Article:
Uruguay started marketing a sale of 10-year Samurai bonds guaranteed by the Japan Bank for International Cooperation, according to reports in the Montevideo and Tokyo financial press.
Mercosur member Uruguay is offering the notes to investors to yield between 42 basis points and 48 basis points more than the Yen swap rate. Daiwa Securities Capital Markets Co. and Nomura Securities Co. are helping to arrange the sale that’s planned for next week.
Overseas borrowers have raised 899.7 billion yen (11 billion USD) this year from the sale of Samurai bonds, or Yen-denominated notes sold in Japan by non-Japanese issuers, according to data compiled by Bloomberg-Tokyo. That’s 80% more than the same period a year ago, even after a magnitude-9 earthquake and tsunami on March 11 shut the market for two months, the data show.
“Demand should be strong as the Samurai investor base is expanding,” Fumihito Gotoh, head of Japan credit research at UBS Securities Japan Ltd. in Tokyo, said. “With yields on domestic corporate bonds so low, investors are turning to Samurai bonds”.
The extra yield investors demand to own Samurai debt instead of similar-maturity Japanese government bonds dropped to 81 basis points Monday from 92 basis points April 1, according to a Nomura index. The spread on Japanese corporate bonds was last at 54 basis points, or 0.54 percentage point, a separate Nomura index shows.
Turkey sold 180 billion Yen of 10-year, 1.87% bonds on March 11 with backing from Japan’s state-run lender at 48 basis points more than the Yen swap rate. Export-Import Bank of India paid a 47 basis-point spread on 1.88% notes due 2021 and Panama paid a 48 basis-point spread on Jan. 18, the data show.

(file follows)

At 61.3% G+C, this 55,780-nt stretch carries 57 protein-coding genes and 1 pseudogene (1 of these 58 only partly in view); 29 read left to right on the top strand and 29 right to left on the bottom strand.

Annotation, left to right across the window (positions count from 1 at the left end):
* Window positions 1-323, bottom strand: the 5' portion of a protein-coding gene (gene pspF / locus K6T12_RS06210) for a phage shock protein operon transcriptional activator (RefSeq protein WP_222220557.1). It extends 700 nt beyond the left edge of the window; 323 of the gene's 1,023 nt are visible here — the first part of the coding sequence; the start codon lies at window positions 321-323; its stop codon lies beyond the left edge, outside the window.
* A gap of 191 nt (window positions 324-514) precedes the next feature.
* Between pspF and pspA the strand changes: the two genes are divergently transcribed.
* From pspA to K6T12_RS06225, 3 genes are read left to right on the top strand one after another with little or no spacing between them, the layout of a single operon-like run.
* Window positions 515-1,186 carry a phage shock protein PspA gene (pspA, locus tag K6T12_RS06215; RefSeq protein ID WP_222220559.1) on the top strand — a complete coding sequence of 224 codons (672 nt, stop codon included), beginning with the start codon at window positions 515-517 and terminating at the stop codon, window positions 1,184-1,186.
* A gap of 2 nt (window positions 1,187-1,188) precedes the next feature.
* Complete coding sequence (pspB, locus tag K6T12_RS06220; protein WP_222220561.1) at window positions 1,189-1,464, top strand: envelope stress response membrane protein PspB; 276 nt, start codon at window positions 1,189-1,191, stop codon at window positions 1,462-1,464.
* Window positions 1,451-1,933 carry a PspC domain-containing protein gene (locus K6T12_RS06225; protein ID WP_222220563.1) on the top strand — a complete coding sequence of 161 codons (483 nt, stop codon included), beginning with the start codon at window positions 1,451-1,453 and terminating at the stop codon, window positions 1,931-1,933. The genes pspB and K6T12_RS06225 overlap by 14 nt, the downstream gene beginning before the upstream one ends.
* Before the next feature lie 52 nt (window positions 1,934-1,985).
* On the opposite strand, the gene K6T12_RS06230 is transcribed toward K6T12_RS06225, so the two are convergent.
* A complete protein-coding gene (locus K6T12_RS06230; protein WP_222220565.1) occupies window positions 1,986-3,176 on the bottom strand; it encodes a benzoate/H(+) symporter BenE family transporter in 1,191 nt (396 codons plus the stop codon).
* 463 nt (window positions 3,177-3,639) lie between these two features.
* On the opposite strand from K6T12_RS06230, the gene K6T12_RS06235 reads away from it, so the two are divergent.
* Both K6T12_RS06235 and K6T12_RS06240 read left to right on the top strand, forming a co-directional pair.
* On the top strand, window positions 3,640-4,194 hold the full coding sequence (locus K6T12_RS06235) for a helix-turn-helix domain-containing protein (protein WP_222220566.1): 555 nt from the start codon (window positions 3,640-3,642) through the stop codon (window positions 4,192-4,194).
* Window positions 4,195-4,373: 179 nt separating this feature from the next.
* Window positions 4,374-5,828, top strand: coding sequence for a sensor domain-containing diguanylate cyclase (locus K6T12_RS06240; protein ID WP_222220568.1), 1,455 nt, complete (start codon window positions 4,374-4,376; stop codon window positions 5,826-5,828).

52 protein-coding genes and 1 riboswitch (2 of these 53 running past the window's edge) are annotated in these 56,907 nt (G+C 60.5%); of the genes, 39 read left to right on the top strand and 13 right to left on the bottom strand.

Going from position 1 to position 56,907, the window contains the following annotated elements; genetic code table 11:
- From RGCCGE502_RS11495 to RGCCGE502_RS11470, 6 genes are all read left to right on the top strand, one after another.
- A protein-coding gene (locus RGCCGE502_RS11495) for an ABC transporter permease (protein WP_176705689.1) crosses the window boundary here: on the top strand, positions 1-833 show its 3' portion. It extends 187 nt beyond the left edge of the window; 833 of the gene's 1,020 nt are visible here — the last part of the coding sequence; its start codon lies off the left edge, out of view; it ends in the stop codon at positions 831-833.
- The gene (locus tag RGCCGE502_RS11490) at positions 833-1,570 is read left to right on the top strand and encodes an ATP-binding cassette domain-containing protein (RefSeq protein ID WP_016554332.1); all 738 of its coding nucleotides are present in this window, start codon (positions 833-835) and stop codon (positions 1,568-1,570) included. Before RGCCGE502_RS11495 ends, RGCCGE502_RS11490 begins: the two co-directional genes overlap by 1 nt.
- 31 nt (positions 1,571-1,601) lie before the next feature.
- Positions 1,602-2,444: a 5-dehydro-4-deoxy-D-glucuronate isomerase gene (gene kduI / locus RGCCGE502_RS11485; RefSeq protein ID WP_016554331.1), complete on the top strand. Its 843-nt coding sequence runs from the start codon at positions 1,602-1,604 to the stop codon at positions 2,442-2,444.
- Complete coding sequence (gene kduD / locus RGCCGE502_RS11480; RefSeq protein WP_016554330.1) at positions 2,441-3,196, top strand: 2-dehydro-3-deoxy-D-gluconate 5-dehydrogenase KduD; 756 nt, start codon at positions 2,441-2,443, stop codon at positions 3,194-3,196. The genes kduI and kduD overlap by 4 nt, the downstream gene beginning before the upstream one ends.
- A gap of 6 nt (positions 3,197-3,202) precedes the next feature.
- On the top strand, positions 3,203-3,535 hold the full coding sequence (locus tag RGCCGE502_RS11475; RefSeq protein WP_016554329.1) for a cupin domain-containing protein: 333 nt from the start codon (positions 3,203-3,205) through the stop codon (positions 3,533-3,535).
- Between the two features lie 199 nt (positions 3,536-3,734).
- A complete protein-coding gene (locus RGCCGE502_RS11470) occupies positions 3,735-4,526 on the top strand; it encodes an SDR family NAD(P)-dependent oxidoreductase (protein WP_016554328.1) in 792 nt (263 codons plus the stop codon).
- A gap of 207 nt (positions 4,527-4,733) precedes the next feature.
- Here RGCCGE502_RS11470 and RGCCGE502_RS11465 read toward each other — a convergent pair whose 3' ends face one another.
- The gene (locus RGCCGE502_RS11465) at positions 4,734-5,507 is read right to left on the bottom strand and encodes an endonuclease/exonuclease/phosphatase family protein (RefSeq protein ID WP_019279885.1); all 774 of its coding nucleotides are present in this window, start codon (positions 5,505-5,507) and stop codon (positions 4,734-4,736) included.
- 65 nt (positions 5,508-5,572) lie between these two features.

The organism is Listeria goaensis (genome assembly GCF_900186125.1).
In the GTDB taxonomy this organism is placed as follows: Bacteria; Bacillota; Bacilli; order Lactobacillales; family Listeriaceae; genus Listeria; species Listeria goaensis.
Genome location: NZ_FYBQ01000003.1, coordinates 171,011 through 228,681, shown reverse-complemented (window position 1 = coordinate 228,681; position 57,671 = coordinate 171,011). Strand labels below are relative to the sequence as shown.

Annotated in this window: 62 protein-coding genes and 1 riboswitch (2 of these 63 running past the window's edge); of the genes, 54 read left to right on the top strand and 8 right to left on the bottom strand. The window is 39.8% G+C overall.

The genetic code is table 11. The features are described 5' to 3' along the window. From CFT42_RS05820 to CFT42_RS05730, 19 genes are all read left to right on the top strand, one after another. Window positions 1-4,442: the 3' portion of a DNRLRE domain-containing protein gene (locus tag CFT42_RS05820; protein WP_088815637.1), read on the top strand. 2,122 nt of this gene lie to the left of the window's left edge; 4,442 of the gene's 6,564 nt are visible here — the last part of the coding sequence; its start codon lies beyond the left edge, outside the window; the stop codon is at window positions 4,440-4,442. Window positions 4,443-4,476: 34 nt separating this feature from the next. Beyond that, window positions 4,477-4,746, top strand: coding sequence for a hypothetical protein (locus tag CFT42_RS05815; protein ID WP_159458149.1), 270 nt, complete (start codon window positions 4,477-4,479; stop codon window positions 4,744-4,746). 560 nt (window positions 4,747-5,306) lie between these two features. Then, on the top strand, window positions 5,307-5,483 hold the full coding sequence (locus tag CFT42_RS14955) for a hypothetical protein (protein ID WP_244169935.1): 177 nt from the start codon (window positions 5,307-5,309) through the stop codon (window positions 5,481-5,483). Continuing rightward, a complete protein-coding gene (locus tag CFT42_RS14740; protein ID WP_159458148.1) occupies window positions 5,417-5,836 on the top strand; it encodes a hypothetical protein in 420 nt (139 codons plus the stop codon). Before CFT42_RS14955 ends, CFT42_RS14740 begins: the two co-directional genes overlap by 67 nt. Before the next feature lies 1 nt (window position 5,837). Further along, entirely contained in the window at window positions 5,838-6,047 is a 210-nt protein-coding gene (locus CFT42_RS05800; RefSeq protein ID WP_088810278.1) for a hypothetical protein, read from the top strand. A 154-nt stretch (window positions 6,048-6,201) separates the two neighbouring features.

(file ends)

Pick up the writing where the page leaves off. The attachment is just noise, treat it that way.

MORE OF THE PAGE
Uruguay is rated Ba1 by Moody’s Investors Service, the risk assessor’s highest non-investment grade, while JBIC is ranked Aa2, the third-highest investment grade.
A report on Uruguay from Nomura Securities International states that the country is likely on track to obtain an investment-grade credit rating next year.
With a credible fiscal anchor as well as strong and balanced growth, Uruguay is en route to reduce dollarization and therefore achieve an investment grade credit rating some time in 2012 Nomura analyst Benito Berber said in a report released Monday.
Nomura expects Uruguay's economy to expand 5.5% this year on the back of strong private consumption and investment after growing at a strong 8.5% pace in 2010.
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